Skip to comments.Students explore lesbian, gay issues
Posted on 03/18/2003 2:02:08 PM PST by steplock
Students explore lesbian, gay issues
Date Tuesday, March 18 @ 13:55:52
Newark Memorial High panel tells students about acceptance
The Argus On-Line
NEWARK -- The 150 students seated in the theater closed their eyes.
"Imagine living in a world where everyone is gay except you," high school drama instructor Barbara Williams told them. "In the hallways, all you see are boys and boys holding hands and girls and girls holding hands, and you would like to hold hands with a member of the opposite sex, but you dare not because of the comments that would be made about you."
The exercise was part of a panel discussion held last week at Newark Memorial High School about local homophobia.
A panel of about 15 people -- mostly students and parents -- shared various stories. Some panel members were gay. Some were parents of gay children. Others participated last fall in Newark Memorial's production of the "Laramie Project," a play about a Wyoming college student killed because he was gay.
Though the discussion was spurred by both the play and the killing of local transgender teen Eddie "Gwen" Araujo, its focus was on attitudes about homosexuality.
One gay student stressed that his relationship with the mainstream student body has been relatively harmonious -- though he has endured some name-calling.
"We're not here to say, 'We're hella-troubled, please feel sorry for me,'" he said. "I go out and party and stuff. You're automatically in the heterosexual world until you come out -- and you don't change (as soon as you do)."
But all panel members said grappling with issues surrounding homosexuality has been difficult.
Panel member Pat Skillen said her reaction to hearing her son was gay was to run into the bathroom and cry.
"I didn't get dressed for three days," she said.
Skillen said she found solace and understanding in the local chapter of Parents and Friends of Gays and Lesbians, a group for people whose lives have been affected by homosexuality.
Skillen urged students not to tolerate name-calling.
"The only thing evil needs in order to succeed is for good people to say nothing," she said. Silence, she added, has abetted in the oppression of other groups, such as African Americans and Jews.
Comparison to others criticized
But not everyone in the audience found the message palatable.
"Gay people have not gone through what Jewish people or black people have gone through," student Mike Capri-Dowdy said. "I don't think it's a proper analogy."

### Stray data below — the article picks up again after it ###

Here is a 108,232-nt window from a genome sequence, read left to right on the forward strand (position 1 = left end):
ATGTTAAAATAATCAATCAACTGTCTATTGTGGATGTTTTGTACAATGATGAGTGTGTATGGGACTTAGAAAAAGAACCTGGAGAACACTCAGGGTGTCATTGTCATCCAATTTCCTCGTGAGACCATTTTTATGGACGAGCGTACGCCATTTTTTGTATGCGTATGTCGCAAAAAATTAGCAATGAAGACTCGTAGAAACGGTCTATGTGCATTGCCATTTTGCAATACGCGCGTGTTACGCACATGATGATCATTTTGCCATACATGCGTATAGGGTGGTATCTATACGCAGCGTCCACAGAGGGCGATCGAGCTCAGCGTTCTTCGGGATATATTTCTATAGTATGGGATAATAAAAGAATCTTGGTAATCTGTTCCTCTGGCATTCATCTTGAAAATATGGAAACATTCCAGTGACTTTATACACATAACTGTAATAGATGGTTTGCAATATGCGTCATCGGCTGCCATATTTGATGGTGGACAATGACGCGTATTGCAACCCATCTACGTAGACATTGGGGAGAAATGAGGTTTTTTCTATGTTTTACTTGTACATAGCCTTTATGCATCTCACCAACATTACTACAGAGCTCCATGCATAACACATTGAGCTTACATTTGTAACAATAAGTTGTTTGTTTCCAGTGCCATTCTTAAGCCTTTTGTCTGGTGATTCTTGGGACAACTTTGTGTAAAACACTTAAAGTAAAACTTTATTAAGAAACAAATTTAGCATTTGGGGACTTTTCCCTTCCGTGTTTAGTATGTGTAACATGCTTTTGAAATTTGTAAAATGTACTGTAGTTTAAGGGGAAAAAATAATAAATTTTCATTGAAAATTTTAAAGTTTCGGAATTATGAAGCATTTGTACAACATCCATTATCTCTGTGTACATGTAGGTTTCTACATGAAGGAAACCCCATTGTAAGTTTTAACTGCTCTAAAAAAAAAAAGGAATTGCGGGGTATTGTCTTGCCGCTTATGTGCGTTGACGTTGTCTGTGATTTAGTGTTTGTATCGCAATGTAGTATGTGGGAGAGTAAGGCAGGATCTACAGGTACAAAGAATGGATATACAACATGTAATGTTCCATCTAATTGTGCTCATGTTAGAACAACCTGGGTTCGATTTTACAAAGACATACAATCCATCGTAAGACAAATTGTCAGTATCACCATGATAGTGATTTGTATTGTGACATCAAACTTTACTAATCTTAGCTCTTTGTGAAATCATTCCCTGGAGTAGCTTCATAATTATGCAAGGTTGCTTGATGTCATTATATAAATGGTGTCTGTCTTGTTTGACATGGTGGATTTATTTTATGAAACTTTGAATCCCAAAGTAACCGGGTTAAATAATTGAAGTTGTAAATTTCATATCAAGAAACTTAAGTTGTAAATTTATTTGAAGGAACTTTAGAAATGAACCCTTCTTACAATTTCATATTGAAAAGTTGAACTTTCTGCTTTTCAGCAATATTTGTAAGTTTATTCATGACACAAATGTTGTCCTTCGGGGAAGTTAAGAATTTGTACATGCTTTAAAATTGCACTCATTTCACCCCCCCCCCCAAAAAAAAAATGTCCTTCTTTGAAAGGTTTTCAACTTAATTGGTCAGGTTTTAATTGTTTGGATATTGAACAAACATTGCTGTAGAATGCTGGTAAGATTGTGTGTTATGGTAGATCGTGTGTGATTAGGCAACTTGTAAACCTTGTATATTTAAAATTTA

His comment drew applause -- and the ire of many who disagreed.
"Discrimination is discrimination," student panel member Felicity Morris shot back amid the chatter that ensued.
Another student in the audience drew cheers when he said he is proud to be a straight white male.
"Part of me feels left out," he said. "I don't have a Straight Pride parade."
But the students also applauded and cheered supportively after hearing a gay student's mundane yet compelling account of how coming out has hurt his relationship with his parents, who grounded him when they learned of his sexual orientation.
'One step at a time'
"Just last weekend I smashed my car and felt like I couldn't talk to them," he said. "Not being able to talk or get along with your parents is one of the most difficult things."
Williams, who meandered through the audience with a microphone, said attitudes improve "one little step at a time.
"When you hear the word 'fag,' " she said, "it takes you saying, 'Don't say that.'"
Staff writer Rob Kuznia covers Newark for The Argus.
(510) 353-7004 or
The Argus, March 9, 2003
P.O. Box 5100, Fremont, CA, 94537
|This article comes from Arkansas Publik Skulze
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I work in San Francisco - I don't have to imagine it. ;)
All right. The first few years are tough . . . but then they all get the ass-flu and die, and I get to keep their stuff.
What an interesting thought experiment.
Now how in the hell is this supposed to happen? In addition to being obscene, this scenario is biologically impossible. A homosexual society would last exactly one generation. There would be no hallways, drama teachers, or anything else.
It's a crying shame what our schools have turned into. This teacher should be jailed for public obscenity and corruption of minors.
It cracks me up when people ask, aren't you concerned that by homeschooling your children you are depriving them of needed socialization skills?
I usually start out by pointing them to an article like this.
What is this BS? Do you really need a parade? Give me a break.
Right. And for how many generations has this situation existed? Of course, you have to understand these people. Sometimes they they have their heads in strange places, and sometimes they are confused about other parts of their anatomy.
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